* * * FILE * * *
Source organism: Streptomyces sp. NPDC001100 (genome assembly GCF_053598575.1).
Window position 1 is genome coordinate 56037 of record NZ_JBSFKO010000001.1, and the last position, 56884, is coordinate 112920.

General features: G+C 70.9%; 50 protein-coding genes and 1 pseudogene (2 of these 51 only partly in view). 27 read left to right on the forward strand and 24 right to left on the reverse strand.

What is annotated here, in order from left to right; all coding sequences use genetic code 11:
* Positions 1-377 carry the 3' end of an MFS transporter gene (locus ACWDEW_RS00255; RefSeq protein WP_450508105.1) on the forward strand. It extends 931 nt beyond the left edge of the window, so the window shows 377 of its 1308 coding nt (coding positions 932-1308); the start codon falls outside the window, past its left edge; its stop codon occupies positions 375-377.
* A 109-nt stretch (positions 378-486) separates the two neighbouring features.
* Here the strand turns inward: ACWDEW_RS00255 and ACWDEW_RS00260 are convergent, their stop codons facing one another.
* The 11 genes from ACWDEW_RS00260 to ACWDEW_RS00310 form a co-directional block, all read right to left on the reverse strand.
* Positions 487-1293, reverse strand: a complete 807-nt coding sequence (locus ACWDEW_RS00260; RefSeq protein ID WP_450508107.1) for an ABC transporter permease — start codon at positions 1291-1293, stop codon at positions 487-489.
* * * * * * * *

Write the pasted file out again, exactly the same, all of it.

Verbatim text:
Source organism: Streptomyces sp. NPDC001100 (genome assembly GCF_053598575.1).
Window position 1 is genome coordinate 56037 of record NZ_JBSFKO010000001.1, and the last position, 56884, is coordinate 112920.

General features: G+C 70.9%; 50 protein-coding genes and 1 pseudogene (2 of these 51 only partly in view). 27 read left to right on the forward strand and 24 right to left on the reverse strand.

What is annotated here, in order from left to right; all coding sequences use genetic code 11:
* Positions 1-377 carry the 3' end of an MFS transporter gene (locus ACWDEW_RS00255; RefSeq protein WP_450508105.1) on the forward strand. It extends 931 nt beyond the left edge of the window, so the window shows 377 of its 1308 coding nt (coding positions 932-1308); the start codon falls outside the window, past its left edge; its stop codon occupies positions 375-377.
* A 109-nt stretch (positions 378-486) separates the two neighbouring features.
* Here the strand turns inward: ACWDEW_RS00255 and ACWDEW_RS00260 are convergent, their stop codons facing one another.
* The 11 genes from ACWDEW_RS00260 to ACWDEW_RS00310 form a co-directional block, all read right to left on the reverse strand.
* Positions 487-1293, reverse strand: a complete 807-nt coding sequence (locus ACWDEW_RS00260; RefSeq protein ID WP_450508107.1) for an ABC transporter permease — start codon at positions 1291-1293, stop codon at positions 487-489.